Lucas Melin

Managing your GitHub setup with python using the Terraform CDK

Posted on October 11, 2021  •  6 minutes  • 1078 words

As you start using GitHub more and more, oftentimes there’s configuration and policies that you’d like to consistently apply like branch protection rules or repo names, descriptions, visibility rules, etc. If you’re managing a GitHub Organization, managing these through the UI can quickly become a lot of manual work.

Using infrastructure-as-code tools, we can automate a lot of this manual work and eliminate toil. Let’s look at one way to do this using the Terraform CDK (Cloud Development Kit) .

Setting up our environment

The Terraform CDK has a few up-front requirements:

  1. NodeJS - I used the latest LTS release, v14.18.0
  2. Python - I used v3.9.7
  3. The Terraform CLI - I used the latest v1.0.8

If you have something like scoop installed, you can use that to install these tools with scoop install nodejs python terraform. Otherwise, manually run through the installers for Python and NodeJS. The Terraform CLI doesn’t come with an installer - simply move it to a directory that is on your PATH.

Once the dependencies are installed, the Terraform CDK can be installed with npm install -g cdktf-cli.

Creating our project

We can create a new project directory with mkdir github-cdktf && cd github-cdktf. Next, we’ll create a new CDK project using the pip template by running cdktf init --template="python-pip" --local.

cdktf init

This creates a requirements.txt file containing the python packages to install, as well as a main.py that has some boilerplate code to define our CDK project. Install the packages with pip install -r requirements.txt

#!/usr/bin/env python
from constructs import Construct
from cdktf import App, TerraformStack


class MyStack(TerraformStack):
    def __init__(self, scope: Construct, ns: str):
        super().__init__(scope, ns)

        # define resources here


app = App()
MyStack(app, "github-cdktf")

app.synth()

In order to interact with the GitHub API using our Terraform code, we need to install the Terraform GitHub provider . Edit the cdktf.json file and add the following line to the "terraformProviders" section - "github@~> 4.0". Your cdktf.json file should look something like this:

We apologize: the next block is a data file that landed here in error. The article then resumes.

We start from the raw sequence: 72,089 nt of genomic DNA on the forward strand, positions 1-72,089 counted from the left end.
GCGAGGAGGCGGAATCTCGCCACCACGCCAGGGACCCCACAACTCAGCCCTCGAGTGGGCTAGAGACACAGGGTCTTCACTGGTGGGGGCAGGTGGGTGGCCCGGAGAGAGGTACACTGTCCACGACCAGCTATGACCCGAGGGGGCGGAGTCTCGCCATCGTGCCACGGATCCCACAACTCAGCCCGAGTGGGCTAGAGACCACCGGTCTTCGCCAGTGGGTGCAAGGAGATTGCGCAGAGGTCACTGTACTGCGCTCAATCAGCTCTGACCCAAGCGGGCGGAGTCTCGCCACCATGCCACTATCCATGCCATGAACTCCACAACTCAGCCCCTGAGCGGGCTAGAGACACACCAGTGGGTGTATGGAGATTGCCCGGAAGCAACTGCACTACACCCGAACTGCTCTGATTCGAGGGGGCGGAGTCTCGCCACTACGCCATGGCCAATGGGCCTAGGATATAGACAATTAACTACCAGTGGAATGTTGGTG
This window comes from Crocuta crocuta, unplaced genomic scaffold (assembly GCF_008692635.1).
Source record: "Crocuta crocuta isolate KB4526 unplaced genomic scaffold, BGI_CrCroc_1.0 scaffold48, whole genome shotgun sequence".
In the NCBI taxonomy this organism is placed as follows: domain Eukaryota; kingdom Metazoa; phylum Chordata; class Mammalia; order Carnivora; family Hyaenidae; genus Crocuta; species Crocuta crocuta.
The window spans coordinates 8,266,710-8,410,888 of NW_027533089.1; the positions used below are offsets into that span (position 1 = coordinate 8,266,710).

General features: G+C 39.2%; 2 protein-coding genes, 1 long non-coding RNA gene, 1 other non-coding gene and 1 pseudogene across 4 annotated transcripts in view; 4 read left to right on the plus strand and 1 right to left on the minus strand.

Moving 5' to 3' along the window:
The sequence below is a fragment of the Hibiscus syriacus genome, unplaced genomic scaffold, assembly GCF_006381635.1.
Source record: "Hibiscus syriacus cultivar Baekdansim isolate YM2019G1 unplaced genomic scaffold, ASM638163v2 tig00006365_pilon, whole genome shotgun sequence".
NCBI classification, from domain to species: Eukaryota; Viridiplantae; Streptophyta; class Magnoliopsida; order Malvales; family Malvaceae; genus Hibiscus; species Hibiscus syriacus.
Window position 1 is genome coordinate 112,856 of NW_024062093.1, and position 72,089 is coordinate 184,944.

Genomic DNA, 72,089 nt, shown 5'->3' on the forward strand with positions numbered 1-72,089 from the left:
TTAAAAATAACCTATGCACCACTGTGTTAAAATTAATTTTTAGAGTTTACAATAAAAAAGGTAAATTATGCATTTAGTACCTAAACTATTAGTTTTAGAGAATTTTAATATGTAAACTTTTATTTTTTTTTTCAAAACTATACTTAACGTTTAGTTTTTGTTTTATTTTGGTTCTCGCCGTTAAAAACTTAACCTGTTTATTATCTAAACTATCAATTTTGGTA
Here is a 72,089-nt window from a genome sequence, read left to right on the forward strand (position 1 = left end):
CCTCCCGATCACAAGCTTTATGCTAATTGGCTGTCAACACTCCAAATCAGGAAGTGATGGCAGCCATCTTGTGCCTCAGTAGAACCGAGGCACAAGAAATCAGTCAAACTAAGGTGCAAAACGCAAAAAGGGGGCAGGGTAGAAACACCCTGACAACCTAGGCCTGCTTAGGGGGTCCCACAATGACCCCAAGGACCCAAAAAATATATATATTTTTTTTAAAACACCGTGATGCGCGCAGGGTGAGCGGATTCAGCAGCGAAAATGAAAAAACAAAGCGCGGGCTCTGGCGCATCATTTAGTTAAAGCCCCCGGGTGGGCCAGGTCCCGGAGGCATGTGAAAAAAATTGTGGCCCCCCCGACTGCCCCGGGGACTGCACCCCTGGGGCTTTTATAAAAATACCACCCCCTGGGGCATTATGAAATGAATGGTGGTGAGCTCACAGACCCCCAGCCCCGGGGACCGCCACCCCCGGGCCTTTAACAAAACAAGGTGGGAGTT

{
  "language": "python",
  "app": "python3 ./main.py",
  "projectId": "0da37e0b-0c87-4913-b2a0-33af56e476ca",
  "terraformProviders": ["github@~> 4.0"],
  "terraformModules": [],
  "codeMakerOutput": "imports",
  "context": {
    "excludeStackIdFromLogicalIds": "true",
    "allowSepCharsInLogicalIds": "true"
  }
}

Now run cdktf get. This will read through our cdktf.json file and download each provider we specified (in our case just the GitHub provider). Then, the CDK will generate Python code for each module and place them in the directory specified by the codeMakerOutput value.

After running cdktf get, you should see a new imports/github directory that contains __init__.py with some python code. In the next step, we’ll use these functions and classes inside our main.py to interact with GitHub.

Creating a repository using python code

Open up main.py and add imports for the GitHub Terraform provider and the Repository class:

from imports.github import Repository, GithubProvider

Next, inside the MyStack class’ __init__ function, we can create instances of these classes. We’ll start by defining a provider, which will tell Terraform what GitHub organization or user account to use. In the example below, substitute your actual GitHub username or organization name for ghuser:

#!/usr/bin/env python
from constructs import Construct
from cdktf import App, TerraformStack


class MyStack(TerraformStack):
    def __init__(self, scope: Construct, ns: str):
        super().__init__(scope, ns)

        # Expects GITHUB_TOKEN to be set
        ghuser = GithubProvider(
            self,
            "github",
            alias="github",
            owner="ghuser" # Substitute with your account
        )

app = App()
MyStack(app, "github-cdktf")

app.synth()

We could specify multiple GitHubProviders if we wanted to manage more than one organization or account, but for now we’ll keep things simple.